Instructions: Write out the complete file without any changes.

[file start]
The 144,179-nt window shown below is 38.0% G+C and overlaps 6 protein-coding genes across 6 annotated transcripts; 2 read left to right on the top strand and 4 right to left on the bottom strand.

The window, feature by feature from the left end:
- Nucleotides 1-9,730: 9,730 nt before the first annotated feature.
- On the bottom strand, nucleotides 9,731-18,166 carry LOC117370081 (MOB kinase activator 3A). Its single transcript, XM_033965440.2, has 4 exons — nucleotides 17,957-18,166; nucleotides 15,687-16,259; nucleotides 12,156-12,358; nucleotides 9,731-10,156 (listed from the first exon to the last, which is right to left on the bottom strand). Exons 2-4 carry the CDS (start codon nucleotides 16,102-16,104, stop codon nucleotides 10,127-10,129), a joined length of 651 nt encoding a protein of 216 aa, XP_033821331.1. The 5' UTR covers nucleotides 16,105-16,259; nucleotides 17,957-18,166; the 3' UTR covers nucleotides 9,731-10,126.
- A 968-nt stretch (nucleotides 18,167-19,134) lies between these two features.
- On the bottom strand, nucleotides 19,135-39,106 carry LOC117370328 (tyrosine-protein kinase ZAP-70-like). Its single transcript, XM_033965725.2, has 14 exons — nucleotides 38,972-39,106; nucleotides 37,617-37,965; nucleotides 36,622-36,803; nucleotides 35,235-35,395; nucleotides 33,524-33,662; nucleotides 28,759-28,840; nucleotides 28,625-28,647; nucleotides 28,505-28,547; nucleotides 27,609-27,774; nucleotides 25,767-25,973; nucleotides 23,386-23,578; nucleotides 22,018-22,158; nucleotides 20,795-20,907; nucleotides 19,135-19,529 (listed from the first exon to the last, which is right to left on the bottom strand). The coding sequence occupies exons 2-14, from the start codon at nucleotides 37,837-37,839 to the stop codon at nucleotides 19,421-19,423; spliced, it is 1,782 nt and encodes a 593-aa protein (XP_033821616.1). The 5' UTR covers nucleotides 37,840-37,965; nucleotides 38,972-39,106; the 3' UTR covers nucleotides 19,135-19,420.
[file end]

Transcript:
The 144,179-nt window shown below is 38.0% G+C and overlaps 6 protein-coding genes across 6 annotated transcripts; 2 read left to right on the top strand and 4 right to left on the bottom strand.

The window, feature by feature from the left end:
- Nucleotides 1-9,730: 9,730 nt before the first annotated feature.
- On the bottom strand, nucleotides 9,731-18,166 carry LOC117370081 (MOB kinase activator 3A). Its single transcript, XM_033965440.2, has 4 exons — nucleotides 17,957-18,166; nucleotides 15,687-16,259; nucleotides 12,156-12,358; nucleotides 9,731-10,156 (listed from the first exon to the last, which is right to left on the bottom strand). Exons 2-4 carry the CDS (start codon nucleotides 16,102-16,104, stop codon nucleotides 10,127-10,129), a joined length of 651 nt encoding a protein of 216 aa, XP_033821331.1. The 5' UTR covers nucleotides 16,105-16,259; nucleotides 17,957-18,166; the 3' UTR covers nucleotides 9,731-10,126.
- A 968-nt stretch (nucleotides 18,167-19,134) lies between these two features.
- On the bottom strand, nucleotides 19,135-39,106 carry LOC117370328 (tyrosine-protein kinase ZAP-70-like). Its single transcript, XM_033965725.2, has 14 exons — nucleotides 38,972-39,106; nucleotides 37,617-37,965; nucleotides 36,622-36,803; nucleotides 35,235-35,395; nucleotides 33,524-33,662; nucleotides 28,759-28,840; nucleotides 28,625-28,647; nucleotides 28,505-28,547; nucleotides 27,609-27,774; nucleotides 25,767-25,973; nucleotides 23,386-23,578; nucleotides 22,018-22,158; nucleotides 20,795-20,907; nucleotides 19,135-19,529 (listed from the first exon to the last, which is right to left on the bottom strand). The coding sequence occupies exons 2-14, from the start codon at nucleotides 37,837-37,839 to the stop codon at nucleotides 19,421-19,423; spliced, it is 1,782 nt and encodes a 593-aa protein (XP_033821616.1). The 5' UTR covers nucleotides 37,840-37,965; nucleotides 38,972-39,106; the 3' UTR covers nucleotides 19,135-19,420.